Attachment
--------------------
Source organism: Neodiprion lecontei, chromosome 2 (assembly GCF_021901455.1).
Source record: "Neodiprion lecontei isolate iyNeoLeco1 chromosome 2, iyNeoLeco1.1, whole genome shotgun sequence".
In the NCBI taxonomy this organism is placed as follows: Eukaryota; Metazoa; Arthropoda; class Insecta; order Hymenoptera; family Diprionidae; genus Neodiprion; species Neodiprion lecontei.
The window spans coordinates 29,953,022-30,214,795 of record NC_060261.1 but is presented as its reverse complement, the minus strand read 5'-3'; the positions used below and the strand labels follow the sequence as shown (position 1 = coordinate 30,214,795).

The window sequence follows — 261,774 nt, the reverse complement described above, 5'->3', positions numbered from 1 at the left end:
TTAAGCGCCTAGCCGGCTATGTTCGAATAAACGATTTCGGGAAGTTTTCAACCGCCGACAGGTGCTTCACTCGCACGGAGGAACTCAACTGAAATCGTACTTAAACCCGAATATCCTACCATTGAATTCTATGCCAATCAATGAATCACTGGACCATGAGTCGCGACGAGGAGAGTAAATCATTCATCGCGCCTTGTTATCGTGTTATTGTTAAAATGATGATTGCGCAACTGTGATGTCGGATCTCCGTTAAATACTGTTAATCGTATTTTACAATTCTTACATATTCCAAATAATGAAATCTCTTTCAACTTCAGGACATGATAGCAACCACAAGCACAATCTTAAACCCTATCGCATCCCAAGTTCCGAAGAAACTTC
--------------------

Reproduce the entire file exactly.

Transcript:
Source organism: Neodiprion lecontei, chromosome 2 (assembly GCF_021901455.1).
Source record: "Neodiprion lecontei isolate iyNeoLeco1 chromosome 2, iyNeoLeco1.1, whole genome shotgun sequence".
In the NCBI taxonomy this organism is placed as follows: Eukaryota; Metazoa; Arthropoda; class Insecta; order Hymenoptera; family Diprionidae; genus Neodiprion; species Neodiprion lecontei.
The window spans coordinates 29,953,022-30,214,795 of record NC_060261.1 but is presented as its reverse complement, the minus strand read 5'-3'; the positions used below and the strand labels follow the sequence as shown (position 1 = coordinate 30,214,795).

The window sequence follows — 261,774 nt, the reverse complement described above, 5'->3', positions numbered from 1 at the left end:
TTAAGCGCCTAGCCGGCTATGTTCGAATAAACGATTTCGGGAAGTTTTCAACCGCCGACAGGTGCTTCACTCGCACGGAGGAACTCAACTGAAATCGTACTTAAACCCGAATATCCTACCATTGAATTCTATGCCAATCAATGAATCACTGGACCATGAGTCGCGACGAGGAGAGTAAATCATTCATCGCGCCTTGTTATCGTGTTATTGTTAAAATGATGATTGCGCAACTGTGATGTCGGATCTCCGTTAAATACTGTTAATCGTATTTTACAATTCTTACATATTCCAAATAATGAAATCTCTTTCAACTTCAGGACATGATAGCAACCACAAGCACAATCTTAAACCCTATCGCATCCCAAGTTCCGAAGAAACTTC